- View SourceHi !

I'm in trouble.... maybe you'll help me :

I try to write points with the mitab_c_set_points. The points coords

look like this : x=0.9432799379 y=48.2336944724... Unfortunately, once

write in the Feature, when I read this values MiAPI, from the same

file, the precision is lower : 0,943 48,234 ... which means a BIG

difference with the original points.

I tried another solution : reproject my data in a Lambert II (then the

coords are like this : x=654405 y=2254064) , but in this case, the y

value seams to be too large, and is transfomed to "1000000" for all

values...

Any advices, solution, experience ???

Thank you very much for your help

Olivier - View Source
> Hi !

once>

>

> I'm in trouble.... maybe you'll help me :

>

> I try to write points with the mitab_c_set_points. The points coords

> look like this : x=0.9432799379 y=48.2336944724... Unfortunately,

> write in the Feature, when I read this values MiAPI, from the same

Olivier,

> file, the precision is lower : 0,943 48,234 ... which means a BIG

> difference with the original points.

>

> I tried another solution : reproject my data in a Lambert II (then the

> coords are like this : x=654405 y=2254064) , but in this case, the y

> value seams to be too large, and is transfomed to "1000000" for all

> values...

>

> Any advices, solution, experience ???

>

> Thank you very much for your help

>

> Olivier

>

>

You need to set the coordinate bounds when creating the file using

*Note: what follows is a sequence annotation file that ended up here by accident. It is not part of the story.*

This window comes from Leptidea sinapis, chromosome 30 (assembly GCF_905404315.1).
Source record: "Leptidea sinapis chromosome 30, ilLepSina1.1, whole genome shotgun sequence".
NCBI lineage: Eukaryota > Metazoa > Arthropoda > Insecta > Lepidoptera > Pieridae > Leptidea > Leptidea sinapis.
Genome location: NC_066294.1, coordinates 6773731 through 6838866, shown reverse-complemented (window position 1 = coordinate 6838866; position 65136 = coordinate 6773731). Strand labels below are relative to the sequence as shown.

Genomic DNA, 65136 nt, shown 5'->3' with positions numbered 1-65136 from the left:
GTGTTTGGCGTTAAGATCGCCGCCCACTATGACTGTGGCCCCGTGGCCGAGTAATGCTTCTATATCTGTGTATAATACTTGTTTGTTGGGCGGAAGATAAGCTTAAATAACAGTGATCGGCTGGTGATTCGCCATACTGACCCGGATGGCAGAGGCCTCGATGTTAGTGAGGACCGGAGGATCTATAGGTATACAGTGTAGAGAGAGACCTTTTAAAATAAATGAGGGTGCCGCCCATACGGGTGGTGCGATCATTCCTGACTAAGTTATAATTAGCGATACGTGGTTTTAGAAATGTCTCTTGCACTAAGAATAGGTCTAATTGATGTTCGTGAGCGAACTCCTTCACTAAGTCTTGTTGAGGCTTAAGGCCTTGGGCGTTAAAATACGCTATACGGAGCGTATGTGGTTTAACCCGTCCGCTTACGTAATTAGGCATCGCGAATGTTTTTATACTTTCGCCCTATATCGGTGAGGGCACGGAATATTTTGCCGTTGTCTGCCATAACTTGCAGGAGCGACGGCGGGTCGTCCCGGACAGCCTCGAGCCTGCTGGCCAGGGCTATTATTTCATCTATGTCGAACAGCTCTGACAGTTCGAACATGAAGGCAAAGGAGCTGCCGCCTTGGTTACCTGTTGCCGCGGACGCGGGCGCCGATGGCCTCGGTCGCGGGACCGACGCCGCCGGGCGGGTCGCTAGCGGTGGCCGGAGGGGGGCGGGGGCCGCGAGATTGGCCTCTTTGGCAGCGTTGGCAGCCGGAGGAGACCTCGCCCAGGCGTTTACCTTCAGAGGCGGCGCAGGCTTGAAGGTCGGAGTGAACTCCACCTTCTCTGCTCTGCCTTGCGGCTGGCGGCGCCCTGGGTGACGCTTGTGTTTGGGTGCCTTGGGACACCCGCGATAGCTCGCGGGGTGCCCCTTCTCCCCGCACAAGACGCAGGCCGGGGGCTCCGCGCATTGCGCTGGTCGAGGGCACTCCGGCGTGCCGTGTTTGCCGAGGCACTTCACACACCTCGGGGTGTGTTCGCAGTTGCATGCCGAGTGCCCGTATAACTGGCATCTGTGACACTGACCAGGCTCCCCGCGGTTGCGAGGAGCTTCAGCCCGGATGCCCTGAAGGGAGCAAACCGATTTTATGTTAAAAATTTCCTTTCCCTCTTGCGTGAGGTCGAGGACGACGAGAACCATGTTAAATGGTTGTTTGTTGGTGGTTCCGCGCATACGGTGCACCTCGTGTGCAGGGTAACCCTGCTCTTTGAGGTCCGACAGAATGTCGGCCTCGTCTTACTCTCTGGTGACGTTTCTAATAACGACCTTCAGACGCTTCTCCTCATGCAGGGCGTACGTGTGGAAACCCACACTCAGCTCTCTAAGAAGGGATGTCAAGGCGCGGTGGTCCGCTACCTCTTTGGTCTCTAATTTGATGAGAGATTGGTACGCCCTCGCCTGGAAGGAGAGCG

mitab_c_create. MapInfo uses integer values internally, and applies an

offset and multiplier to convert to/from world coordinates. Its

coordinate range is 2000 million units.

I assume your coordinates 0.943 48.234 are longitude/latitude. If you

don't set specific bounds, MapInfo assumes -180 to 180 in longitude, and

gives you only 1 million units per degree - about 0.1 metre.

If you set your bounds to cover 1 degree, MapInfo will then give you 2000

million units to that one degree, and you will get 9 decimal places. If

you set the bounds to cover 10 degrees, you will get 200 million units to

one degree, and 8 decimal places. You need to look at the range of

coordinates you need to cover, and then set appropriate bounds - which may

mean losing some precision.

I set bounds for my area (Victoria) as -28, -44, 154, 138. This gives 16

degrees, with 125 million units per degree, and this is sufficient for

millimetre precision.

When using your Lambert coordinates, you again need to calculate the range

needed to cover your area, and then set the appropriate bounds.

I hope this helps,

Chris Egan

Message sent using MelbPC WebMail Server